change dive profiles
    reduce bottom times (considerably)
    Do not dive as deep
    increase surface interval times (it appears most people us the 1-1 1/2 hour )
    hydrate hydrate some more

    Combining these together these MAY reduce the risk (but not necessarily substantially) but as with anything in life there is no guarantees. Have seen people with what seems to be perfectly sound profiles (air / and or EANX)
    end up with DCS / DCI.
  7. PhatD1ver

    PhatD1ver ScubaBoard Supporter ScubaBoard Supporter

    # of Dives: 200 - 499
    Location: Shanghai, China
    so, as a newby, who is going to get nitrox trained end of the month on my dive trip... let me ask this... in April I did a trip and we did three days of three dives a day... by end of day three, I was bonked, a little light headed, and minor headache, and splotchy red/hivey stuff on my arms (but not chest)... clearly showing some signs of that 'subclinical signs of DCS' and cancelled my morning dives for Day 4 that would have still left me 24 hours before I flew back the next day (Day 5) ...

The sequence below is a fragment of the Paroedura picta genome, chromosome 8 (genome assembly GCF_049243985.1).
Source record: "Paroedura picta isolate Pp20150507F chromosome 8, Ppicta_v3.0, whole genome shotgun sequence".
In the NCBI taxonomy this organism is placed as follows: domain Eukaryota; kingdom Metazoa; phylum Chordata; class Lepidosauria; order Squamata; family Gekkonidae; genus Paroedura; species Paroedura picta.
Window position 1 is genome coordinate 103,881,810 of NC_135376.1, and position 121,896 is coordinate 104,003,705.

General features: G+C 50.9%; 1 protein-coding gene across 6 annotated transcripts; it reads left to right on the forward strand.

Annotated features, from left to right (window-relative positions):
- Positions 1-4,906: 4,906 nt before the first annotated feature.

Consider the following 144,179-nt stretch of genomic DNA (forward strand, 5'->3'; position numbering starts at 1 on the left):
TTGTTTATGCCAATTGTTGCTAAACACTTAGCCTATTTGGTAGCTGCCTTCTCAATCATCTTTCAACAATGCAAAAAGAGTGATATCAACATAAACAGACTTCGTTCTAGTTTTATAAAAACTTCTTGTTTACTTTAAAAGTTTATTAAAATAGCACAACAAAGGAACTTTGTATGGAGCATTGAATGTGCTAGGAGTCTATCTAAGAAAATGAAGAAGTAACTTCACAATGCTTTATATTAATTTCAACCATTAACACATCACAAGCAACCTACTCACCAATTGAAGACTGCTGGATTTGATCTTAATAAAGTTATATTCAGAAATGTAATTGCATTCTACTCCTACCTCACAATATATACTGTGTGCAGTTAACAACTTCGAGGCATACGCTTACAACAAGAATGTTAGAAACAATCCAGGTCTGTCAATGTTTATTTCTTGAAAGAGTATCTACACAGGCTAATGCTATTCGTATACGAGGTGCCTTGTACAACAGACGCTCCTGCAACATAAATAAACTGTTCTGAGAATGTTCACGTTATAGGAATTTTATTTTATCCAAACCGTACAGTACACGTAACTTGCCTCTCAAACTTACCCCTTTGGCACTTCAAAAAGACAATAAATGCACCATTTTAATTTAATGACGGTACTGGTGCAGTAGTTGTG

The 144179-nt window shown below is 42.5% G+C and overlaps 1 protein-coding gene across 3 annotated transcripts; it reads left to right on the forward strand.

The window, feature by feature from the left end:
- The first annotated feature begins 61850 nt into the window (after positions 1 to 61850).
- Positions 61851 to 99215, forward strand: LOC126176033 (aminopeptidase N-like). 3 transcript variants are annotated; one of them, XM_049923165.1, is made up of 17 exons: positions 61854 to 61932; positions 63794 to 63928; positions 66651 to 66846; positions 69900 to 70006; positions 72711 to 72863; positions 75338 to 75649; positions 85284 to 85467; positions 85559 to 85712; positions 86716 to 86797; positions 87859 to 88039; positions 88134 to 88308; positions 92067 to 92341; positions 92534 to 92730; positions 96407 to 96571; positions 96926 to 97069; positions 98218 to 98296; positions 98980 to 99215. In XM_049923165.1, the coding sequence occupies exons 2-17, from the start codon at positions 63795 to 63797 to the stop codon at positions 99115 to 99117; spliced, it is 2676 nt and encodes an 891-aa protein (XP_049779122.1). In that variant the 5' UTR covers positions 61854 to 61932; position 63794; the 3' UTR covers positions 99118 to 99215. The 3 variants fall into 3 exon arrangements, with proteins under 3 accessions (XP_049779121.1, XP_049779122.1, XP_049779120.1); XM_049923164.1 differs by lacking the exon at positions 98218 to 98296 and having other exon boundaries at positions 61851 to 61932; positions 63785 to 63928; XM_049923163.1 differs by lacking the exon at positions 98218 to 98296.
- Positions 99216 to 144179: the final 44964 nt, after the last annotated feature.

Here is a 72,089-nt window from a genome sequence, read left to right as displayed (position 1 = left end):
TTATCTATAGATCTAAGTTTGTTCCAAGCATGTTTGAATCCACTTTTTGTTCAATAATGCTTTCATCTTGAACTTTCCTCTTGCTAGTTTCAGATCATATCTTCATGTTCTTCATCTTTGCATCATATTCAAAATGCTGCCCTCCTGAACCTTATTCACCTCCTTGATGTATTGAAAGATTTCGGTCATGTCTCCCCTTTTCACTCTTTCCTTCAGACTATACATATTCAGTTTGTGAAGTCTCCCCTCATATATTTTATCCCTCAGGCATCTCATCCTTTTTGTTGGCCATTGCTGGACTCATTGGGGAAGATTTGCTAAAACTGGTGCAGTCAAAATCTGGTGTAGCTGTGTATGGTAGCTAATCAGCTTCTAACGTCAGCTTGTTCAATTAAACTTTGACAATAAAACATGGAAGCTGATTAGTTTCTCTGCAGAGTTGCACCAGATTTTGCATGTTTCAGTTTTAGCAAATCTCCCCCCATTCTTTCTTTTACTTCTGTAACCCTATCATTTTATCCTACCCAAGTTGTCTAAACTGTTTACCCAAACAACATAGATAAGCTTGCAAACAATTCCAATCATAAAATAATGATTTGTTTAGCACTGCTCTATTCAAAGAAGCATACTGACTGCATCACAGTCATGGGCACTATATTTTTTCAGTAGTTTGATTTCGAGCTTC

The dive computer was tracking all this, I was fully loaded with nitrogen when I left the water on dive #9, in theory I'd burn plenty off in 16 hours, but since I'm older, Phatter, and haven't got much experience under my belt yet, I also figured I might just off-gas a little slower than some....

    Finally, here is the question... last day, all dives were to 20 meters or less, if I had switched to Nitrox all day on Day 3, theoretically, with the same dive plans and bottomtime, I should have had less nitrogen in my system... YES?

    I'm thinking of following the common thought here and just going to 100% nitrox going forward when I have multidive days. Boat diving, it's a pain for the operator to prep three tanks for me.. TOUGH.
  8. DocVikingo

    DocVikingo Senior Member

    Yes, but whether the reduction in nitrogen would be enough at this point to meaningfully reduce the risk of DCS is questionable.

    And speaking of questionable, the development of mild light headedness, minor headache & and splotchy red/hivey rash on the arms is by no means definitive of DCS--mechanisms other than breathing compressed air could have caused these.

    Finally, as a matter of proper terminology, if these were in fact signs/symptoms of DCS, they wouldn't be "subclinical"--after all, they are evident/showing/manifest, aren't they? : )

    I'm not sure you'd want to do that as breathing "100% nitrox" [which means 100% oxygen/0% nitrogen] would very likely send you into convulsions before you descended very far down into the water column.

    You'll learn all about this in your nitrox training class scheduled for end of this month.

    BTW, you're going to adore Anilao.

    Have a dive circus.


  9. Compressor

    Compressor ScubaBoard Supporter Staff Member ScubaBoard Supporter

    # of Dives: 1,000 - 2,499
    Location: NYS
    A great discussion with top notch advice given in this thread. I'll look for similar thread on trimix.